National Survey Shows Majority of Grandparents Provide Some Form of Child Care to Grandchildren
Survey Also Shows Grandparents Believe Affordable Child Care is a Necessity for Working Parents and Support Public Policies That Will Strengthen Child Care in This Country
Arlington, VA - According to the results of a nationwide survey of grandparents released today by the National Association of Child Care Resource & Referral Agencies (NACCRRA), more and more grandparents are serving as a key support for working parents when formal child care arrangements fall through by providing child care for grandchildren themselves. According to the survey, 40 percent of grandparents (with grandchildren under 13 that live less than an hour away) are currently providing child care for grandchildren. Aside from providing regular child care, grandparents are often involved in providing back up care (50 percent), sick care (31 percent), before and after care (27 percent) and summer care (38 percent currently). Additionally, the survey shows that more than one third of grandparents have changed their work schedules in order to provide care for their grandchildren.
Survey results show that grandparents provide child care for grandchildren for a number of different reasons. The top two reasons reported by grandparents for providing child care for their grandchildren were to help parents with their work schedule (40 percent) and to spend more time with their grandchildren (22 percent). The survey also shows that the majority of grandparents are caring for their grandchildren for fewer than 25 hours a week.
"This poll shows that grandparents are a critical child care support for families," said Linda K. Smith, Executive Director of NACCRRA. "They are helping parents on a regular basis every week and pitching in when parents need them most for back-up care and when their grandchildren are sick."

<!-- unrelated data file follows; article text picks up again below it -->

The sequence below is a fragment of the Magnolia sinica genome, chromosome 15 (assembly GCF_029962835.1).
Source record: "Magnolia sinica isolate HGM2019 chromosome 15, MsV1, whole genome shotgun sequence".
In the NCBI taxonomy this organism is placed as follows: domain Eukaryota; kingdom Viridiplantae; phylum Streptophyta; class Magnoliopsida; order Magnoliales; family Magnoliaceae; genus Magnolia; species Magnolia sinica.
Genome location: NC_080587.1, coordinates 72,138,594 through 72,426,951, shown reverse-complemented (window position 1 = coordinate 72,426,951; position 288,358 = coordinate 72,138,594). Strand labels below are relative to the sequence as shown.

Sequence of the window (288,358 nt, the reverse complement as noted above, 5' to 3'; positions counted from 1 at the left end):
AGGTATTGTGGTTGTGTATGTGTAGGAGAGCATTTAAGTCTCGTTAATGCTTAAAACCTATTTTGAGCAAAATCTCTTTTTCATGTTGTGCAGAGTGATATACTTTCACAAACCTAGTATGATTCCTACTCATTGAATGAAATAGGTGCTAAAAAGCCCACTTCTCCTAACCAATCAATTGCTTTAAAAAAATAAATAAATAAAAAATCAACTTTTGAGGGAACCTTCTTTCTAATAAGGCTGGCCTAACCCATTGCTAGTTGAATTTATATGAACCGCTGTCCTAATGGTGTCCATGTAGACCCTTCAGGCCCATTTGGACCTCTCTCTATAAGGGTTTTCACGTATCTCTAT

According to the survey, grandparents believe that affordable child care is a necessity. The majority of grandparents surveyed support improving the quality and affordability of child care to make affordable, high-quality child care a reality for all working parents. Almost 90 percent of grandparents strongly support requiring training for providers, including classes in child development, First Aid and CPR, child guidance and discipline, and in recognizing child abuse. Grandparents also overwhelmingly support requiring inspections of child care programs, setting basic standards of quality, and improving health and safety standards. Furthermore, almost two-thirds of grandparents (67 percent) are willing to pay $10 more in taxes each year to make child care more affordable for families.
"The results of this survey reveal that grandparents recognize the tremendous need for affordable, high-quality child care in this country," said Smith. "Right now, there is a serious shortage of quality care. This survey makes it evident that grandparents want the same things for their grandchildren as parents want for their children: an affordable, safe and healthy environment to ensure peace of mind."
There are approximately 300,000 regulated family child care homes and 117,000 regulated child care centers in the United States, but nearly half of children under age 6 who need child care have no access to licensed or regulated care due to the lack of supply. High-quality care is even scarcer. Research has shown that only about 10 percent of all child care in the United States is of high quality. And those that may find it are often unable to afford it, with average annual costs often exceeding mortgage and college tuition costs.
Child care is a necessity for many working parents. According to the U.S. Census Bureau, 11.3 million children under age 5 in the United States have working mothers. About 3.3 million of these children (30 percent) are in the care of their grandparents for some period of time every week. Also each week, about 4.7 million children between the ages of 5 and 14 are regularly in the care of their grandparents.
NACCRRA's grandparent survey, designed to gain a better understanding of grandparents' involvement in the care of grandchildren and their perceptions and beliefs regarding child care, was conducted by Lake Research Partners in August 2008 with 500 grandparents with grandchildren under the age of 18. For questions answered by the entire sample, the margin of error is +/- 4.4 percent.